In the latest issue of its paper Gold Demand Trends the World Gold Council noted that the net outflows from ETFs obscured the strong rise in investment for gold bars and coins in the first quarter this year which stood at 377 metric tonnes, up from 342t last year in the same period last year, and gold jewellery buying which rose to 551t from 491t in the same quarter last year. This could create a fairly solid floor for the gold price, despite the insti-tutional selling.


According to Saxo Bank, while the technical picture for gold points towards a target of $1,150/oz, “we look for support to emerge towards $1,300/oz while any recovery from here will be met with fierce resistance at the old floor of $1,525oz,” says Hansen.


For the active investor, the sudden price moves represent a range of opportunities. For example, Société Générale’s Patrick Legland says that investors could sell a one year call option with a $1,800 strike and use the received premium to buy a one year gold put with a $1,440 strike. An alternative zero net premium option structure would be too short a one year gold call at a $1,700 strike and buy a one year put at a $1,550 strike.


The bottom line is that after all these moves the gold market is unstable. Most analysts expect that prices will initially drop some more before starting to recover later in the year, an expectation based on the fact that stock markets have moved up too far too fast and on the fact that the US has not yet left its economic problems behind.


“Tactical investors will remain bearish on gold until the interest rate cycle has peaked and the dollar has stopped rising. However, the underlying economic situation in the US has not dramatically changed, the US still has fiscal and debt problems and some investors may have over-anticipated a recovery,” says Brooks. Unlike tactical investors, other longer term investors are likely to stick with gold under those circumstances, he adds.


Also, there is currently a large build-up of hedge fund short positions in the market at present. All it would take is another sovereign debt crisis and the gold market would move against them. This is likely to keep the market volatile and without a clear trend in the near future, but unlikely to continue declining over the three-to-six month horizon.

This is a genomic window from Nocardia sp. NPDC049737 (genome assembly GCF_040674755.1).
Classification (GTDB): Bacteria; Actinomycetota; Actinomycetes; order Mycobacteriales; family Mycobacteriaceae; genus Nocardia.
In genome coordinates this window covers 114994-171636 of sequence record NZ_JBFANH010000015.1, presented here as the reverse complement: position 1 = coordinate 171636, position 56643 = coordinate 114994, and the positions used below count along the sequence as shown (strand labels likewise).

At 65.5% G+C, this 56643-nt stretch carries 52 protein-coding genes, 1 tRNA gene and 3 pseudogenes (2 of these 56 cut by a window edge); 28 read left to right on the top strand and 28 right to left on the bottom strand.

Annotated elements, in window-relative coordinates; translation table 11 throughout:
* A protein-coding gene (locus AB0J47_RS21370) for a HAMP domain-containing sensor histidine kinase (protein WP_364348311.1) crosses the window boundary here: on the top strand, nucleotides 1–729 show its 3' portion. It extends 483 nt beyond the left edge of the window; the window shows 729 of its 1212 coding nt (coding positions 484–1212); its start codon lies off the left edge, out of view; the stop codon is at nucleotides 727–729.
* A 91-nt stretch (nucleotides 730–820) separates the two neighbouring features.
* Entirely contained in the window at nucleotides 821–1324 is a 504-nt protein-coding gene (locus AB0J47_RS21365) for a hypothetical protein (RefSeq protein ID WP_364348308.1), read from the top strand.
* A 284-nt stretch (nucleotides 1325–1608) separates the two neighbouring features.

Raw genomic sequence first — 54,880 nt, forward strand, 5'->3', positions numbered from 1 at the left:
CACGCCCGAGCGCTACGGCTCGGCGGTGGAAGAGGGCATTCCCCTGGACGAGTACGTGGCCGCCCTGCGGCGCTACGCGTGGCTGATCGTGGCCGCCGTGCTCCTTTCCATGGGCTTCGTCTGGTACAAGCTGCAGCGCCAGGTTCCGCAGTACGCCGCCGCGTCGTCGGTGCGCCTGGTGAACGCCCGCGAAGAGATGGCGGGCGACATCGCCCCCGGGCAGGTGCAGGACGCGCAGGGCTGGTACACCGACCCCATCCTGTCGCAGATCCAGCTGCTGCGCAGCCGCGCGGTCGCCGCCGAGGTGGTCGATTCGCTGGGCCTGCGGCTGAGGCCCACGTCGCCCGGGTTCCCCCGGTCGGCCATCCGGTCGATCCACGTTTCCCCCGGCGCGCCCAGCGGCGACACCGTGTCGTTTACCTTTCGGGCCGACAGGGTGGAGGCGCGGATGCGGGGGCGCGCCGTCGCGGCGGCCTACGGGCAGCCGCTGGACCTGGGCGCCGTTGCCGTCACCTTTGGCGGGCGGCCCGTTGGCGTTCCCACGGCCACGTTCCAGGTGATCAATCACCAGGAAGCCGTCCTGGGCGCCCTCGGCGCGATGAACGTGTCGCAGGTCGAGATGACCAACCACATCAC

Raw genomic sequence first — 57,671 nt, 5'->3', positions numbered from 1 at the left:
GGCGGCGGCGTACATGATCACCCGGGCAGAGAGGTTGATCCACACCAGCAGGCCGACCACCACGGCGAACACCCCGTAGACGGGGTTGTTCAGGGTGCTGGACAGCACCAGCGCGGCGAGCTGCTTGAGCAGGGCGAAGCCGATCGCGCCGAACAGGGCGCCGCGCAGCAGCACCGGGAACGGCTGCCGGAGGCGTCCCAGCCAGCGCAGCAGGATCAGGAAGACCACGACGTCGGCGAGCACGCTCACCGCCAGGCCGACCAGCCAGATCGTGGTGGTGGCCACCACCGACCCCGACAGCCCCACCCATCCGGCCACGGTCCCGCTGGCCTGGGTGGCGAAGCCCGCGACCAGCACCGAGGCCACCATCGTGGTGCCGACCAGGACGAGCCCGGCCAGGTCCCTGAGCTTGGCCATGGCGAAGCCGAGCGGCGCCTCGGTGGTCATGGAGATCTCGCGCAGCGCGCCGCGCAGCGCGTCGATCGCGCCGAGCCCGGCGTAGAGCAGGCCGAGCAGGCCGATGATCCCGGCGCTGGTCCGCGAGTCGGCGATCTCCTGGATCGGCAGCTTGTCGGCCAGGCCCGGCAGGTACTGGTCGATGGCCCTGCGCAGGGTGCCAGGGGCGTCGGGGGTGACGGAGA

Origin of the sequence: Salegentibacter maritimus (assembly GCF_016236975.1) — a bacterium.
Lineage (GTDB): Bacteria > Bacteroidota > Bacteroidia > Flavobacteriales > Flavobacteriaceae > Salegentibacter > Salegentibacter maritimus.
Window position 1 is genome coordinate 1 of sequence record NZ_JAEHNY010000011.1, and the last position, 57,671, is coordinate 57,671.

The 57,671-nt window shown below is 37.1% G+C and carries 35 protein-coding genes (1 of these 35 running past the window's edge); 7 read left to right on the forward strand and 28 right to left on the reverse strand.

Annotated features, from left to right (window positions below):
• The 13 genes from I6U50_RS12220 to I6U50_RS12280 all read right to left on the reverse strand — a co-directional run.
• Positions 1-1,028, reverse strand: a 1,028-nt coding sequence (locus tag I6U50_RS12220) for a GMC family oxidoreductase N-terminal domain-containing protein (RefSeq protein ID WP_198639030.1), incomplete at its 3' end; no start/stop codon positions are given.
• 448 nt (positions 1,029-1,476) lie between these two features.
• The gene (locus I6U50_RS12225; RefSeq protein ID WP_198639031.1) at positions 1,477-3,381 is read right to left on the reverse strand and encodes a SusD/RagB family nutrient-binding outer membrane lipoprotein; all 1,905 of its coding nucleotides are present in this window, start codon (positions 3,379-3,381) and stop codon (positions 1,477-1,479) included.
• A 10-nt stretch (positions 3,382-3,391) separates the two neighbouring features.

Diverse global demand for gold
The latest World Gold Council Gold Demand Trends report, which reports on the period January-March 2013, shows a market driven by diverse global demand, though overall total global demand for gold in the quarter was 963t, down 19% from Q4 2012, though in value terms demand fell 23% to $15bn. The average gold price over the period fell 3% to $1,632/oz.
Demand for gold in China and India led trends, with demand related to jewellery up 12% for the quarter year on year. In addition there was a notable increase in bar and coin sales, which rose 22% year-on-year in China and 52% in India. Central banks remained significant acquirers of gold, making purchases in excess of 100t (109t) for the seventh consecutive quarter. In the US demand for bars and coins was up 43% compared with the same quarter in 2012. Globally, bar investment was up 8% while official coins (such as American Eagles and Canadian Maple Leafs) were up 18%. Gold held by gold-backed ETFs, which in 2012 accounted for 6% of the world’s gold demand, fell by 177t. That fall pushed the sum of ETF and total bar and coin demand to just below 201t. Total investment demand was 320t in Q1 2013, flat compared with a year ago. “Gold-backed ETFs, which made up 6% of gold demand in 2012, have seen some holders, primarily in the US, collect profits and move into equities. While gold ETF holdings are down, this has been balanced by 378t of investment in bars and coins, an increase of 10% on the same period last year, and up 12% on Q4 2012,” explains Marcus Grubb, managing director, Investment at the World Gold Council.
“The price drop in April, fuelled by non-physical moves in the market, proved to be the catalyst for a surge of buying that has left many retailers short of stock and refineries introducing waiting lists for deliveries. Putting this into context, sales of bars and coins, jewellery and consumption in the technology sector still make up 81% of the market,” says Grubb.